Kim, Soon Rae [ENEC, Abu Dhabi (United Arab Emirates)

    2012-03-15

    The purpose of the Human Resources Development Strategy is to identify needed capabilities, assess the ability of the current market to provide those capabilities and then develop skills and abilities in the UAE so that they are available when needed and certainly for the start of operations in the spring of 2017. The goal of the strategy is to provide enough well-qualified people to meet the staffing needs of ENEC, the Prime Contractor, FANR, and UAE industry. These strategies require engaging with key players in Abu Dhabi early in the process so that they contribute to development and implementation of the strategies and become 'owners' who play a part to achieve the ENEC vision and the goal of building a talent pool to support the newborn nuclear industry. Educational programs are designed to support ENEC's long range staffing plan and support national capacity building goals. Strong partnerships are in place with UAE Education Institutions and future collaborations are underway. The potential risks to the success of this strategy include the ability to attract sufficient numbers of people to the program. We believe that these risks can be overcome by implementing intelligent initiatives and leveraging UAE resources.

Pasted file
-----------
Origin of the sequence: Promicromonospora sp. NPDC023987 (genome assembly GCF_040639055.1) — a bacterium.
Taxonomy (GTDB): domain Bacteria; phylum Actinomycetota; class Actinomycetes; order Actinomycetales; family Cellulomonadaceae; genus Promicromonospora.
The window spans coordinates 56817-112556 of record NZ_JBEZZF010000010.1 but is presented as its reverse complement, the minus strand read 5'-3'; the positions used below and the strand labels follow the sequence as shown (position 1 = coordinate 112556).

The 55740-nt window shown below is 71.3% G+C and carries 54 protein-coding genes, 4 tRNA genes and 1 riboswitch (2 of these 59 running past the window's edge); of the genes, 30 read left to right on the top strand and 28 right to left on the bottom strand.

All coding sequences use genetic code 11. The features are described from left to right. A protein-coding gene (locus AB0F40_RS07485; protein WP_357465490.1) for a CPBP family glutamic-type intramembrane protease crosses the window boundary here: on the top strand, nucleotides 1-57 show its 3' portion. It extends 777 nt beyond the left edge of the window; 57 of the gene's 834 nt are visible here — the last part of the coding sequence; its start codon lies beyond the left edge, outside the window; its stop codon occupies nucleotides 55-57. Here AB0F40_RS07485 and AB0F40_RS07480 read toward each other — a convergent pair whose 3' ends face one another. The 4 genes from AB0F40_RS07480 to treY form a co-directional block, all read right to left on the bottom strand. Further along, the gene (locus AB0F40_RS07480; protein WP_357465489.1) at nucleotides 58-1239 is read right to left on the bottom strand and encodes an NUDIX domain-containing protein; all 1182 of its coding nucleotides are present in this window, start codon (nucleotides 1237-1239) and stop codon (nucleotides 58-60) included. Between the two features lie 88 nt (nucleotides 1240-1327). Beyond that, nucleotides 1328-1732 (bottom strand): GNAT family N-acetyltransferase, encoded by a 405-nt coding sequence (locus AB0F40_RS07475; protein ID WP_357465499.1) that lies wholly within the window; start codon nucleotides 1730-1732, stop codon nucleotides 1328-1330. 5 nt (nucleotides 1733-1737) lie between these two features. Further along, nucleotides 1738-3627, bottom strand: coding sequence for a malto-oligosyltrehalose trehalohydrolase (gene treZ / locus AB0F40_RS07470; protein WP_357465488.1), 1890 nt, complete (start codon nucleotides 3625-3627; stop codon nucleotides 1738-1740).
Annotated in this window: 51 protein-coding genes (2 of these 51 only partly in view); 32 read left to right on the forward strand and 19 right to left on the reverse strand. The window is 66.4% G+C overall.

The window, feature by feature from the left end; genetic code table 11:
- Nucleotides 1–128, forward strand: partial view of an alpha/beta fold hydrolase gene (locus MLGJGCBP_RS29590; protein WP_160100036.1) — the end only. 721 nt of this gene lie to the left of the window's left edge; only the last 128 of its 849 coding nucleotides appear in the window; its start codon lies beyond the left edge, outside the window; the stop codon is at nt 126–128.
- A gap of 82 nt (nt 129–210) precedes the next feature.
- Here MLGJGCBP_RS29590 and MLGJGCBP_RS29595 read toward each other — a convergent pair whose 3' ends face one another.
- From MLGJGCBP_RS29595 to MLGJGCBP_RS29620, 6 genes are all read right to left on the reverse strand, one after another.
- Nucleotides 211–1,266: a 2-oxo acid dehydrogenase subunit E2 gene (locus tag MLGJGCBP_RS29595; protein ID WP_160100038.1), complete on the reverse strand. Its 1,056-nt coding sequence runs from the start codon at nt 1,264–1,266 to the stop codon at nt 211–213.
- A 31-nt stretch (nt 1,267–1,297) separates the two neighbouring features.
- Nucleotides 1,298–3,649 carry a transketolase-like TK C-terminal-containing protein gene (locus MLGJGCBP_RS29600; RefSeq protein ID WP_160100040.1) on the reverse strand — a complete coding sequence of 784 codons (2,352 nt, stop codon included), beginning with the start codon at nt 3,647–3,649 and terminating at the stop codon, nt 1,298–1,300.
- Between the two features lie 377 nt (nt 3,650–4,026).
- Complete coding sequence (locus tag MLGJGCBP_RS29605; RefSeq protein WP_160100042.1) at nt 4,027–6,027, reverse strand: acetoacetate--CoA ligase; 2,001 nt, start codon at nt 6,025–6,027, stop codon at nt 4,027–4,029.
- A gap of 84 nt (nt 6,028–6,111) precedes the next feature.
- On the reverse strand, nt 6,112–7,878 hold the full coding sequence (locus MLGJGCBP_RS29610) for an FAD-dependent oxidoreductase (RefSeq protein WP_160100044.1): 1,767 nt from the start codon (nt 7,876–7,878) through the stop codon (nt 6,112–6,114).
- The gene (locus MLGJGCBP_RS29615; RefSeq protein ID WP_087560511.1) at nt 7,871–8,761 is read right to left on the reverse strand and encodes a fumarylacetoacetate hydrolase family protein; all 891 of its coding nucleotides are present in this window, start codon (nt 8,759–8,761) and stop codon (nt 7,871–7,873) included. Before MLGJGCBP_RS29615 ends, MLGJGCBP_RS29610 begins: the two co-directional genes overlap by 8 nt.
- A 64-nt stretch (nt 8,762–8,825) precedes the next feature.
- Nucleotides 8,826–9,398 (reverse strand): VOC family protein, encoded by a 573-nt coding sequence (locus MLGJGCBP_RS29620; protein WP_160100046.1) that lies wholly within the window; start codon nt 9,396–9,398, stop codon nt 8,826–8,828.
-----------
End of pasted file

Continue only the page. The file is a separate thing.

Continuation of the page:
18. Human mesenchymal stem cell behavior on segmented polyurethanes prepared with biologically active chain extenders.

    Science.gov (United States)

    Kavanaugh, Taylor E; Clark, Amy Y; Chan-Chan, Lerma H; Ramírez-Saldaña, Maricela; Vargas-Coronado, Rossana F; Cervantes-Uc, José M; Hernández-Sánchez, Fernando; García, Andrés J; Cauich-Rodríguez, Juan V

    2016-02-01

    The development of elastomeric, bioresorbable and biocompatible segmented polyurethanes (SPUs) for use in tissue-engineering applications has attracted considerable interest because of the existing need of mechanically tunable scaffolds for regeneration of different tissues, but the incorporation of osteoinductive molecules into SPUs has been limited. In this study, SPUs were synthesized from poly (ε-caprolactone)diol, 4,4'-methylene bis(cyclohexyl isocyanate) using biologically active compounds such as ascorbic acid, L-glutamine, β-glycerol phosphate, and dexamethasone as chain extenders. Fourier transform infrared spectroscopy (FTIR) revealed the formation of both urethanes and urea linkages while differential scanning calorimetry, dynamic mechanical analysis, X-ray diffraction and mechanical testing showed that these polyurethanes were semi-crystalline polymers exhibiting high deformations. Cytocompatibility studies showed that only SPUs containing β-glycerol phosphate supported human mesenchymal stem cell adhesion, growth, and osteogenic differentiation, rendering them potentially suitable for bone tissue regeneration, whereas other SPUs failed to support either cell growth or osteogenic differentiation, or both. This study demonstrates that modification of SPUs with osteogenic compounds can lead to new cytocompatible polymers for regenerative medicine applications.